|This quick maneuver has snuck under the radar as being the newest and most clever way to vary a player’s spin on the ball. Many seasoned senior players have used this grip jump for years, but now you’re seeing this tricky maneuver being used by many of the young big hitters. It is especially effective with those using a western grip. In an instant, they can transition from their regular forehand grip to a continental grip, allowing them to create a backspin shot that can be used for everything from a slice approach shot to a drop shot, or even a wide defensive forehand serve return. What makes this move so unique, is not just the quickness of the execution, but being able to change the grip without the help of the other hand. To pull this off, a player will use the momentum of taking the racquet back along with a loose grip to jump into a continental grip. This baton like movement takes a while to master, but once achieved, produces one of the most deceptive and well disguised shots in the game. Note the sequence of the pictures :
This experienced move demonstrates the importance of mastering all the possible grips a player can use during a match. In fact, go back as far as you can in the history of coaching tennis, and it’s a sure bet that the very first thing any student was taught was the proper grip to use for each stroke. There’s a very good reason for this. How a player grips their racquet will have more impact on their stroke mechanics than any other factor they will be taught. The grip essentially becomes just like any other joint of your body…your knee, elbow, or shoulder, and as a result has a major influence on your stroke mechanics. If, for instance, your knee was put together differently, it would completely impact the way you walk, sit, or generally move. For this reason, most players master their grips early on, but the jump grip is a whole new animal fitting right into modern day tennis.
Today’s game, at all levels, seems driven by either increased power or spin. Power seems to have a finite limit, especially for seniors, not so true with spin. What makes learning new spin so impactful is that it opens the door to a more diverse style of playing. This especially impacts two groups of tennis players; the new modern-day big hitter that favors more western grips for topspin shots, and a tremendous number of senior players with a style of play that favors old standard eastern grips, common for performing classic strokes. The big hitters have fallen in love with the grip jump by virtue of deception and variety. For the older, more established players, who are married to their traditional grips, the grip jump is only a minor adjustment. This move can be taught with a little patience and practice and the result accommodates a whole new diverse style of play, that will open the door to physically achievable shots than can enhance their tactics.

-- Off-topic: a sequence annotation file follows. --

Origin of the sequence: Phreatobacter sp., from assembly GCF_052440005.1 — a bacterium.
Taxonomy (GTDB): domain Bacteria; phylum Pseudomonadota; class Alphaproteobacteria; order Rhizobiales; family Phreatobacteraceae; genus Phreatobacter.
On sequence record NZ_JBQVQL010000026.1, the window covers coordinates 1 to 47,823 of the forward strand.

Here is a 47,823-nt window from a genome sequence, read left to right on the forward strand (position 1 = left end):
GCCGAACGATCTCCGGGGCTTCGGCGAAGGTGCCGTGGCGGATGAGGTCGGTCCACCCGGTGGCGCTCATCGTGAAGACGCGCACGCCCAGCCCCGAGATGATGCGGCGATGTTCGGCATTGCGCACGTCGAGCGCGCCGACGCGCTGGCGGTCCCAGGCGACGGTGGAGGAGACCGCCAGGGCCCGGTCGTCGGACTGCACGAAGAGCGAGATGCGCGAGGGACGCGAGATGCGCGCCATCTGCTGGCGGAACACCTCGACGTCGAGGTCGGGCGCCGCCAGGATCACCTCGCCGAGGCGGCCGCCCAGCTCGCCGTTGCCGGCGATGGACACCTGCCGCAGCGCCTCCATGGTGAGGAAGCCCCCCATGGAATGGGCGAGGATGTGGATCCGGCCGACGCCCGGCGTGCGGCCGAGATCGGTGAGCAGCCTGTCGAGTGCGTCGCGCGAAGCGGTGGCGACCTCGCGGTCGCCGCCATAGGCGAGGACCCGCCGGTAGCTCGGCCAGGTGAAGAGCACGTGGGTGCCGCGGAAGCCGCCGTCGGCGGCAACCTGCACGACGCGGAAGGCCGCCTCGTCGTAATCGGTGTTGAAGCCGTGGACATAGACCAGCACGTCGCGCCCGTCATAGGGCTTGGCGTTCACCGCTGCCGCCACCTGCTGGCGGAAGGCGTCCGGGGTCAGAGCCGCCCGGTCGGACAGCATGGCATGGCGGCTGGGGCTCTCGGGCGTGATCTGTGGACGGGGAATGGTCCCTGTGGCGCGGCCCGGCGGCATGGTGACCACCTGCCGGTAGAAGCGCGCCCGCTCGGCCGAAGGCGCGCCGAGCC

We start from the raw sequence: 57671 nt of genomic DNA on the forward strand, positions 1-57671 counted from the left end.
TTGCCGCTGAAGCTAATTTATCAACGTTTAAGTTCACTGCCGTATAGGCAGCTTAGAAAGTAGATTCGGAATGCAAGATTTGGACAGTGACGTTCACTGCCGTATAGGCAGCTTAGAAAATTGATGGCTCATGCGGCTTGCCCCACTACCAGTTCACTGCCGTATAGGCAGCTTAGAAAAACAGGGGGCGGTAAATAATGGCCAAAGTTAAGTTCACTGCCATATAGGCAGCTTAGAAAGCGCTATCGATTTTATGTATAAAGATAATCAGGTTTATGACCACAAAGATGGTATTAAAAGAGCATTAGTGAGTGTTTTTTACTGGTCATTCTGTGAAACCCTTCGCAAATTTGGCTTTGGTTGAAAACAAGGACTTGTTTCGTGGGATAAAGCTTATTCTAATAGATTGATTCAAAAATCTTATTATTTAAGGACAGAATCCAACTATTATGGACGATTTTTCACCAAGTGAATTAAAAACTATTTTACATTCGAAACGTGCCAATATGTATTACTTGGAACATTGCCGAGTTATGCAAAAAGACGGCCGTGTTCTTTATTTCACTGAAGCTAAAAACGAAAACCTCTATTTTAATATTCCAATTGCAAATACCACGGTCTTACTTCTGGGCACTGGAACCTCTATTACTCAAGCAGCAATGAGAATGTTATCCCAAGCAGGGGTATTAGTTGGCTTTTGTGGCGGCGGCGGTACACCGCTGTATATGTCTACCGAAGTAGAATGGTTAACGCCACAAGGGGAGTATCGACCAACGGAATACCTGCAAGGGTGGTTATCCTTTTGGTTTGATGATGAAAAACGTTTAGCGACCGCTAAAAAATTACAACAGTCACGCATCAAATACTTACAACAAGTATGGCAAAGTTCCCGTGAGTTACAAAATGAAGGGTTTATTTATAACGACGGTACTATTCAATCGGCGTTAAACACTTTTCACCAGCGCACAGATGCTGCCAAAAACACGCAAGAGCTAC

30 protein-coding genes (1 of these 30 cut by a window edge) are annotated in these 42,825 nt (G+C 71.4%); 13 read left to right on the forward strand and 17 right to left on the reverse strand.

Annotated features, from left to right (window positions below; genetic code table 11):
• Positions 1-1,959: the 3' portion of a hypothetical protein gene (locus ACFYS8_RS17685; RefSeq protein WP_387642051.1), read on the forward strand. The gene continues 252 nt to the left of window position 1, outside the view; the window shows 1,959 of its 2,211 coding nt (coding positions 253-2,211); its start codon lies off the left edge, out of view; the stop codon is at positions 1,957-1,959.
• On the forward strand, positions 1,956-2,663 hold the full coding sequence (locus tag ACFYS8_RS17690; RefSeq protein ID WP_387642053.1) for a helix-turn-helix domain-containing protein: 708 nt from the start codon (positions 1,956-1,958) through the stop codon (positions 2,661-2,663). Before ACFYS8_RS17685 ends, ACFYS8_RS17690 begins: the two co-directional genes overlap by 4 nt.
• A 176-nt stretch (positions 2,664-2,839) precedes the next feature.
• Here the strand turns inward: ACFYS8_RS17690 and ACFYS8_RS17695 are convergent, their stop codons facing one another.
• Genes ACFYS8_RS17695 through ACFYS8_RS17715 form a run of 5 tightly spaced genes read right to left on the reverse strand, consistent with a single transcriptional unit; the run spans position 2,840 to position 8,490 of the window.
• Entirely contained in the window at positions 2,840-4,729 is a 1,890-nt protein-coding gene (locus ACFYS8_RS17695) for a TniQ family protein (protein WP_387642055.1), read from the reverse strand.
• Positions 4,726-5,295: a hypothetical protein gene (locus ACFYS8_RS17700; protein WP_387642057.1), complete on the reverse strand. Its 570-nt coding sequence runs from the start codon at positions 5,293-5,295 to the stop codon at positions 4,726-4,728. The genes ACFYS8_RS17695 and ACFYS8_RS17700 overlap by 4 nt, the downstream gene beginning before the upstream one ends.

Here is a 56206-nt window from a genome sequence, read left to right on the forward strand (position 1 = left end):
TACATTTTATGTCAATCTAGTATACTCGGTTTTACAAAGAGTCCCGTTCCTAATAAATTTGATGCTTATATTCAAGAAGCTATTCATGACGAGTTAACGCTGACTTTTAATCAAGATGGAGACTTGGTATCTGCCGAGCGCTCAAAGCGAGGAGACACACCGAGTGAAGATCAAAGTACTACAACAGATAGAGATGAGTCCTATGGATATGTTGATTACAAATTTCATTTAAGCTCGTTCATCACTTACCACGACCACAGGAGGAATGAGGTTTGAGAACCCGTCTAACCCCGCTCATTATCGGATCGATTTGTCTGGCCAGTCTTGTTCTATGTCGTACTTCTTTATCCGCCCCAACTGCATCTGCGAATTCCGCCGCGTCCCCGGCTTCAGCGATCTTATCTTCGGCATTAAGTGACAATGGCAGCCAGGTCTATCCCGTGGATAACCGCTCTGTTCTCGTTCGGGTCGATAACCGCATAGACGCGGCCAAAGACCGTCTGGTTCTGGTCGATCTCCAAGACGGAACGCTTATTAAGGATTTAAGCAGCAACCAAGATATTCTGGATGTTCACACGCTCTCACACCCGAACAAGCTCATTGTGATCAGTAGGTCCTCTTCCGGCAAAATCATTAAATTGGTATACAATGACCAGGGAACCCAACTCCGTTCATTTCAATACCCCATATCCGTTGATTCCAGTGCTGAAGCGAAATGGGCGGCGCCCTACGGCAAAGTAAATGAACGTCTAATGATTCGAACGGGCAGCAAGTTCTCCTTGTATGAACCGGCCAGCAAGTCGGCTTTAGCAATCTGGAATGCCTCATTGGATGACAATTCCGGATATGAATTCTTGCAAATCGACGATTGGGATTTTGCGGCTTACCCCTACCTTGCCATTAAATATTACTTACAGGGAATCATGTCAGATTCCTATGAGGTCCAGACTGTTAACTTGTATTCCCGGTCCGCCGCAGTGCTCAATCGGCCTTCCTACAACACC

So essentially, no pun intended, the coach will have to come to grips with what works best for each player they are developing. So often we find, open one door and discover several more, this is the wonderful expansion of learning. This is what a good coach hopes to develop in their students, new opportunities to be a better player, not so much by doing what they do better, but by expanding their game and broadening their ability to have new tools, both offensively and defensively, so they can reach higher levels. The grip jump may end up being the gateway to this learning behavior.
About Rod Heckelman
Rod Heckelman’s career started in 1966 when he began his five-year role as a teacher at John Gardiner’s Tennis Ranch in Carmel Valley, California. In 1976, he made his way back California, where he became general manager/ tennis director at the Mt. Tam Racquet Club in Larkspur. In 2010 he was awarded “Manager of the Year” for the USPTA NorCal Division and later announced as the “Manager of the Year” at the USPTA World Conference. He recently came out with two more instructional books, Playing Into the Sunset, and 250 Ways to Play Tennis.